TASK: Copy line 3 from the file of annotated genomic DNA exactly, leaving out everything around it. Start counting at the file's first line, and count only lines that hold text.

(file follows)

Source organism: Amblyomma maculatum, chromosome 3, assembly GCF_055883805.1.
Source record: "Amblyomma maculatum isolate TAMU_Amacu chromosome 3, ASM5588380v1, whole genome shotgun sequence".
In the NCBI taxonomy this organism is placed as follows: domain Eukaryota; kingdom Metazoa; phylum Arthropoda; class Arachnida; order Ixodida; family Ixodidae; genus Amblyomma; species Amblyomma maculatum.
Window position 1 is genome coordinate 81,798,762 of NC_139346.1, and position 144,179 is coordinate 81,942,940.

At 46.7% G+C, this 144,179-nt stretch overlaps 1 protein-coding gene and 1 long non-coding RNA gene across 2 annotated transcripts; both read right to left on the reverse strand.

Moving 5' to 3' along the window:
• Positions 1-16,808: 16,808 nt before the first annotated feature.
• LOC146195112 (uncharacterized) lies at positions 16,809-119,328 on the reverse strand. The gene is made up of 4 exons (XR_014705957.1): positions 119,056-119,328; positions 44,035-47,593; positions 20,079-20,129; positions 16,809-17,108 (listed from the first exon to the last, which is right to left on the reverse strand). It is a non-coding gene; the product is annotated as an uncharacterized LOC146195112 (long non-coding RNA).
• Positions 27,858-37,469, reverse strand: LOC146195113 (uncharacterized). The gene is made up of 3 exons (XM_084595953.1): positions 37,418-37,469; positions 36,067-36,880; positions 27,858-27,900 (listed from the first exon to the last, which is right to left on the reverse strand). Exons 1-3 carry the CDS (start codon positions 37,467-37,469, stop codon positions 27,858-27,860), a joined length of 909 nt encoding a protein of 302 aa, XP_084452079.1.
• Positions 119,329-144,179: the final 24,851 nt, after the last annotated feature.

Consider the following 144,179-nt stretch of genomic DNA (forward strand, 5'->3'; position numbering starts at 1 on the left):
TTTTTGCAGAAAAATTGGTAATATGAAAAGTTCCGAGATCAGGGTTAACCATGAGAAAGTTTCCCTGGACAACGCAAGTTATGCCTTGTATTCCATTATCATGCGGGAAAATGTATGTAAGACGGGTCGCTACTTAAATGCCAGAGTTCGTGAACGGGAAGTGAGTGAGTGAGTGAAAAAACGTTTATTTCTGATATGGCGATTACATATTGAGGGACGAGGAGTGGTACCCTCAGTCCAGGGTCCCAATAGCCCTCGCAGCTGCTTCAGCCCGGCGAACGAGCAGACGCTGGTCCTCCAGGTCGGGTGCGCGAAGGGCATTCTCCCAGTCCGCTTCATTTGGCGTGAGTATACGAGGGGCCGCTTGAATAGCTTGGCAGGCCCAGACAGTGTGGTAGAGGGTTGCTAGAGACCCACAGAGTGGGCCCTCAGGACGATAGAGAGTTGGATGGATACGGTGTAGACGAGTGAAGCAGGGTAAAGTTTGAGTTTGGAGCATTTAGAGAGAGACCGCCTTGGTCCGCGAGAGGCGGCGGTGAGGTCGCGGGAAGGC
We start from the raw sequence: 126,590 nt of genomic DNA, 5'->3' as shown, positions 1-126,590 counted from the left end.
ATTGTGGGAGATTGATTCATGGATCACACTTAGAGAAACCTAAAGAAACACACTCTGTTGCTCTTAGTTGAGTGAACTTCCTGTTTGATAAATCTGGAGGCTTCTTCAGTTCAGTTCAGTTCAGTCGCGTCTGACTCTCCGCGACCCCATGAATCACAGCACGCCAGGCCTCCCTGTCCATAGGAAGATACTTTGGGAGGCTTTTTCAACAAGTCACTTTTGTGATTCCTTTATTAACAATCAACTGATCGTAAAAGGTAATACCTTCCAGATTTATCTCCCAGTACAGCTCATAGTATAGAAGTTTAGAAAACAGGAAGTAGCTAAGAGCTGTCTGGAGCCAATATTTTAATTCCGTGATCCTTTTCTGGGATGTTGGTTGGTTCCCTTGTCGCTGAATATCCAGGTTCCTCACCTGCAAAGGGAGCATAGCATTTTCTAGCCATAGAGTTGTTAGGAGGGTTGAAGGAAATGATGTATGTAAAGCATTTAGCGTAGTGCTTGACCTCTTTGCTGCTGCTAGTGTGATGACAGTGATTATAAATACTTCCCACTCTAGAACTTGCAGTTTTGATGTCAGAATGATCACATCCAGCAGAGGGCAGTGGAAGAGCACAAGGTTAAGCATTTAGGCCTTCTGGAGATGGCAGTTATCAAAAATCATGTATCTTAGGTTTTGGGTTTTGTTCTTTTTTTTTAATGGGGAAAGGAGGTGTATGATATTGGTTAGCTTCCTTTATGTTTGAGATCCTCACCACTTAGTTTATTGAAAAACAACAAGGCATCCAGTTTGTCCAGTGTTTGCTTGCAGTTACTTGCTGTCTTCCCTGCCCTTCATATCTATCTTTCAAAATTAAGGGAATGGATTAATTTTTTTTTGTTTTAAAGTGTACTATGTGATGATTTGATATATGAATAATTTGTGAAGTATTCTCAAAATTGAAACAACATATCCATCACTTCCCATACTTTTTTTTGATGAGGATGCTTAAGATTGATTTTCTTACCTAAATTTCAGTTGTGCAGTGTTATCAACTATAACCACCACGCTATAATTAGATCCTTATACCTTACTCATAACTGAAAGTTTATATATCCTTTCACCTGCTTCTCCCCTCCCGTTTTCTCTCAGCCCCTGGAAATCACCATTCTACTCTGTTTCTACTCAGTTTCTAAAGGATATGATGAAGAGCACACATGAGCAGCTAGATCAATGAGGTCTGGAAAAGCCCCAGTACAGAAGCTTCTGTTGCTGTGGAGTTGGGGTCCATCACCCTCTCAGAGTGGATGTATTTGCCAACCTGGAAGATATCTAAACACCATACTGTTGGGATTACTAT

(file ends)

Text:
In the NCBI taxonomy this organism is placed as follows: domain Eukaryota; kingdom Metazoa; phylum Arthropoda; class Arachnida; order Ixodida; family Ixodidae; genus Amblyomma; species Amblyomma maculatum.